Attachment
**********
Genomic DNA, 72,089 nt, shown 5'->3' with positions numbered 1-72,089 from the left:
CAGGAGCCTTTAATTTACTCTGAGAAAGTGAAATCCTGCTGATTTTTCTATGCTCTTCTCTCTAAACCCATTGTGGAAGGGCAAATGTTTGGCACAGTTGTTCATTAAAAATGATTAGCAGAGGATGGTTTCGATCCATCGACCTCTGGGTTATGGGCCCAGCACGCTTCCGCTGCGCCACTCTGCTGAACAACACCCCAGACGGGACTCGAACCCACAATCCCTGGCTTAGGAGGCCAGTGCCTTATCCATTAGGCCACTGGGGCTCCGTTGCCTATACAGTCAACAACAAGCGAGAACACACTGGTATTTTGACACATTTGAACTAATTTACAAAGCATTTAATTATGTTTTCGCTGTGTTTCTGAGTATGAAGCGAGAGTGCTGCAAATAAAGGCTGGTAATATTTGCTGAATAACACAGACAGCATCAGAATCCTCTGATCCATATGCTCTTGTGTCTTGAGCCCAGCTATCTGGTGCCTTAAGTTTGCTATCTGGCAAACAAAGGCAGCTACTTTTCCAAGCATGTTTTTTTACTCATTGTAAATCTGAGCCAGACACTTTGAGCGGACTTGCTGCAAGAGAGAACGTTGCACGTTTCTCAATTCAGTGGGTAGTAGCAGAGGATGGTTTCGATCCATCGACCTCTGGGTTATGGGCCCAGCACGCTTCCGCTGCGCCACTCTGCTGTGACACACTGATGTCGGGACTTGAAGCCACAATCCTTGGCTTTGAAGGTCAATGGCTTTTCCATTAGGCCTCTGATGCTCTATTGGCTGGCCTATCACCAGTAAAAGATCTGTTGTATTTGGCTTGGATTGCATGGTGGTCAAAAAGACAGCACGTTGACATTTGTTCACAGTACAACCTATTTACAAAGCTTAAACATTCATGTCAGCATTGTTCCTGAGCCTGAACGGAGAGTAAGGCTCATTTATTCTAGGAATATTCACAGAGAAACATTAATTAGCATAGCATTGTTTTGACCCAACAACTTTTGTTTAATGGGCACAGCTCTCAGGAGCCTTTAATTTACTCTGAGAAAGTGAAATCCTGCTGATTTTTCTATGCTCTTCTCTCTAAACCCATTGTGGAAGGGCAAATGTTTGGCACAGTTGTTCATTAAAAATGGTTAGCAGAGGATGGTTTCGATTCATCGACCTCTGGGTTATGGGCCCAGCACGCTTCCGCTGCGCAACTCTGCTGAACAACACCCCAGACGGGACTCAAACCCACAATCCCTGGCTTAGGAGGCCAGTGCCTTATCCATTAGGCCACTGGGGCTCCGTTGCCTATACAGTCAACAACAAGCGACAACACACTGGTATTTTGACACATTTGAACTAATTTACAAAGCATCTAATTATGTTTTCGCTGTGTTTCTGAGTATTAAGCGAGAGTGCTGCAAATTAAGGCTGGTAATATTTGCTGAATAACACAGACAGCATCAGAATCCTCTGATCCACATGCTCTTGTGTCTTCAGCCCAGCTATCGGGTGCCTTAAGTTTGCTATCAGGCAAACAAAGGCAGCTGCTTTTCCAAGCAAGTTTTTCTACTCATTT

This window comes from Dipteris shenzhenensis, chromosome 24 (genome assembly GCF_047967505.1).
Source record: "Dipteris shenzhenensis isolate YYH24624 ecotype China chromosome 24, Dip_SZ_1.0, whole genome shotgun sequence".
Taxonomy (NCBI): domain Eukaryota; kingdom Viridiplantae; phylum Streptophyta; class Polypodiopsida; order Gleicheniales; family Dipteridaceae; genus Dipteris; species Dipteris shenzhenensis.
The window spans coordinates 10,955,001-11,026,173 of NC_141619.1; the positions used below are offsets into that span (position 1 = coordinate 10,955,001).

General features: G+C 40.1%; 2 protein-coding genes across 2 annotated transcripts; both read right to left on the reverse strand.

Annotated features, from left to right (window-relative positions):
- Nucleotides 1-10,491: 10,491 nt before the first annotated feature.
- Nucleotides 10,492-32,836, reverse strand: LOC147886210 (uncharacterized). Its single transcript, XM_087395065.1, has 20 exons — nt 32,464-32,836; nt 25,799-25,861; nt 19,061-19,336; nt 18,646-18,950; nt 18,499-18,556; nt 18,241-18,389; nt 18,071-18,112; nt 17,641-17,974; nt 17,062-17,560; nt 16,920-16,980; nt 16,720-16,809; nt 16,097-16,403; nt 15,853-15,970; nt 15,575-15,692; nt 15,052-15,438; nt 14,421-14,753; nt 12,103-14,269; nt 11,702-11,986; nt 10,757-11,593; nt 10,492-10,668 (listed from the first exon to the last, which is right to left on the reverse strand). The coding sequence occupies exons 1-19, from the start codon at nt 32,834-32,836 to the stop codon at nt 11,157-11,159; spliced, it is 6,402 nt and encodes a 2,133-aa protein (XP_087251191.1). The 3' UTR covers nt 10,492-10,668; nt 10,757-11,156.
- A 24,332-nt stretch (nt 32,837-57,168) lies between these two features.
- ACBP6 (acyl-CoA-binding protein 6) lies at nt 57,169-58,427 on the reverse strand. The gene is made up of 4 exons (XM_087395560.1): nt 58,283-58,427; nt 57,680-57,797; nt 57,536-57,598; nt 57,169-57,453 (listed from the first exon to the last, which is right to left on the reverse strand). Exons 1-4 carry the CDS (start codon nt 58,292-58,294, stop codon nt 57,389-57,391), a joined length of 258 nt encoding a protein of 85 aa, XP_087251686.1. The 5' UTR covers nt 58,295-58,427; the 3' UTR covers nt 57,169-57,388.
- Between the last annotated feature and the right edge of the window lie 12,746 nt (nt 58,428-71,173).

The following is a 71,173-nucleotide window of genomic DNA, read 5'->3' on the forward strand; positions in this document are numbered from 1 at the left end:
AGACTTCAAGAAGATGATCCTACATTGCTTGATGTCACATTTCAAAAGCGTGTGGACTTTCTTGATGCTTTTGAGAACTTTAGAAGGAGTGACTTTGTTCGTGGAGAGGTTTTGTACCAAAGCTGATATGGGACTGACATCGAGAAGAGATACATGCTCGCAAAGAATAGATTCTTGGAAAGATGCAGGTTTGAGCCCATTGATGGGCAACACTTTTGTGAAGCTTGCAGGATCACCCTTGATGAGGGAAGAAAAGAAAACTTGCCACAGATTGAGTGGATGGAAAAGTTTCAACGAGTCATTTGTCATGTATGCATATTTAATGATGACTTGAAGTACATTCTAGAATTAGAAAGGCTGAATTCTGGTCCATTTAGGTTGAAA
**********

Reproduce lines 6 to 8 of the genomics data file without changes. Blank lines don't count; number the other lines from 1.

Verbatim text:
The window spans coordinates 10,955,001-11,026,173 of NC_141619.1; the positions used below are offsets into that span (position 1 = coordinate 10,955,001).

General features: G+C 40.1%; 2 protein-coding genes across 2 annotated transcripts; both read right to left on the reverse strand.

Annotated features, from left to right (window-relative positions):